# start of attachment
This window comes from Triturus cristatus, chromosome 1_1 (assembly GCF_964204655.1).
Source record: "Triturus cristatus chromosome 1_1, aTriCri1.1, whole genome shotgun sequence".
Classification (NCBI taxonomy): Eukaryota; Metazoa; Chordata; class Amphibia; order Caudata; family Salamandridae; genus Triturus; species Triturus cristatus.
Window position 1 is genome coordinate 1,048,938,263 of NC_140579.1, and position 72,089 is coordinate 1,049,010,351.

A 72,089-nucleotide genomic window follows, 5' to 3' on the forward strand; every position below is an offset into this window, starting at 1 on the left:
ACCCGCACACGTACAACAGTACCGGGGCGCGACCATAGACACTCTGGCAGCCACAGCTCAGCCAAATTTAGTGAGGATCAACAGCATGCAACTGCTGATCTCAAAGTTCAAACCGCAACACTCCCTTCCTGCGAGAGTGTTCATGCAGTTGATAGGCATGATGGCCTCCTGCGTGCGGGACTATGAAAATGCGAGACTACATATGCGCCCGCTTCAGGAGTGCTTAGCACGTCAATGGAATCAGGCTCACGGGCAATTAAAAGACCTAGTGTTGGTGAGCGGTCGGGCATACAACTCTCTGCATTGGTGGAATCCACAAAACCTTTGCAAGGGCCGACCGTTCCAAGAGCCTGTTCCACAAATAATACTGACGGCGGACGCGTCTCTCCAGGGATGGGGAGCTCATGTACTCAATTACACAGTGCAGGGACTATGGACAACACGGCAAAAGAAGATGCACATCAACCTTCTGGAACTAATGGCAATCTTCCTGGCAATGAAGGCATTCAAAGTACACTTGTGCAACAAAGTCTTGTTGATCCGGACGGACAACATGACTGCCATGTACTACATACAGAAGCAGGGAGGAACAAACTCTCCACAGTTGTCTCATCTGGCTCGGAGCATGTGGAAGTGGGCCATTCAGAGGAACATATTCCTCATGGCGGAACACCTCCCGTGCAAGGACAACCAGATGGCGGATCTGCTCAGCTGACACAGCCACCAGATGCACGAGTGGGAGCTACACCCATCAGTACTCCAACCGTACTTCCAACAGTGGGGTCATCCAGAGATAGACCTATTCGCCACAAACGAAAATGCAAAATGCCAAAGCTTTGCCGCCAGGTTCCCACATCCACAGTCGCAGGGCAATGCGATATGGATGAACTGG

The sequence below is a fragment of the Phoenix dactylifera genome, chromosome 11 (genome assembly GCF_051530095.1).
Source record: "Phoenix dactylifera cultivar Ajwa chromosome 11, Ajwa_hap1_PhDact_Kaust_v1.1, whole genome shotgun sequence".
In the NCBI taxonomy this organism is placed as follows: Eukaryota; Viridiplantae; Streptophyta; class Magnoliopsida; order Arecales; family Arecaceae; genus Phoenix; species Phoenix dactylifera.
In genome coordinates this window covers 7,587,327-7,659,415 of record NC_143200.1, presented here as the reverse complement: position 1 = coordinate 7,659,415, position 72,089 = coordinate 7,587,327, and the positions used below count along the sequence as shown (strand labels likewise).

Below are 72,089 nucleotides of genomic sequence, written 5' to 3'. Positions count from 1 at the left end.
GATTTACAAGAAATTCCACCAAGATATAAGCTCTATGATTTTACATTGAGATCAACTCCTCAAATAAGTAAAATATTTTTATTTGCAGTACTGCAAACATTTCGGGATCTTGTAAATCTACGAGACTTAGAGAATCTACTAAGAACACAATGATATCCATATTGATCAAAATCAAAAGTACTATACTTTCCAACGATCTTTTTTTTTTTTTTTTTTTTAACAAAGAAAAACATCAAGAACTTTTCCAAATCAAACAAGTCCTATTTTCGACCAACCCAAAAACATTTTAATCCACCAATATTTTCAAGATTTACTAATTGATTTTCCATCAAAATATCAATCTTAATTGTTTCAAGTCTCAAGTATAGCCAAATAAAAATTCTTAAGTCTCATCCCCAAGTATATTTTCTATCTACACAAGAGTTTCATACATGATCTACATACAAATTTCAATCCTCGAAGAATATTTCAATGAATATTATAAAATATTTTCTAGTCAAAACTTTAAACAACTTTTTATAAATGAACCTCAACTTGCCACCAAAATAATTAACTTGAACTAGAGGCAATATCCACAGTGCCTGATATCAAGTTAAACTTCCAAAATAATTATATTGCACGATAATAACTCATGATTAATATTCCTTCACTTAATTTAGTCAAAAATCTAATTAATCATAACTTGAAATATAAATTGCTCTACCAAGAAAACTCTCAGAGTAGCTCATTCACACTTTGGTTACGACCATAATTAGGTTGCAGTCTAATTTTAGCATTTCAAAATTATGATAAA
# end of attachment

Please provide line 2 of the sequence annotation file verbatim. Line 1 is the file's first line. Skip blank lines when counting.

Source record: "Triturus cristatus chromosome 1_1, aTriCri1.1, whole genome shotgun sequence".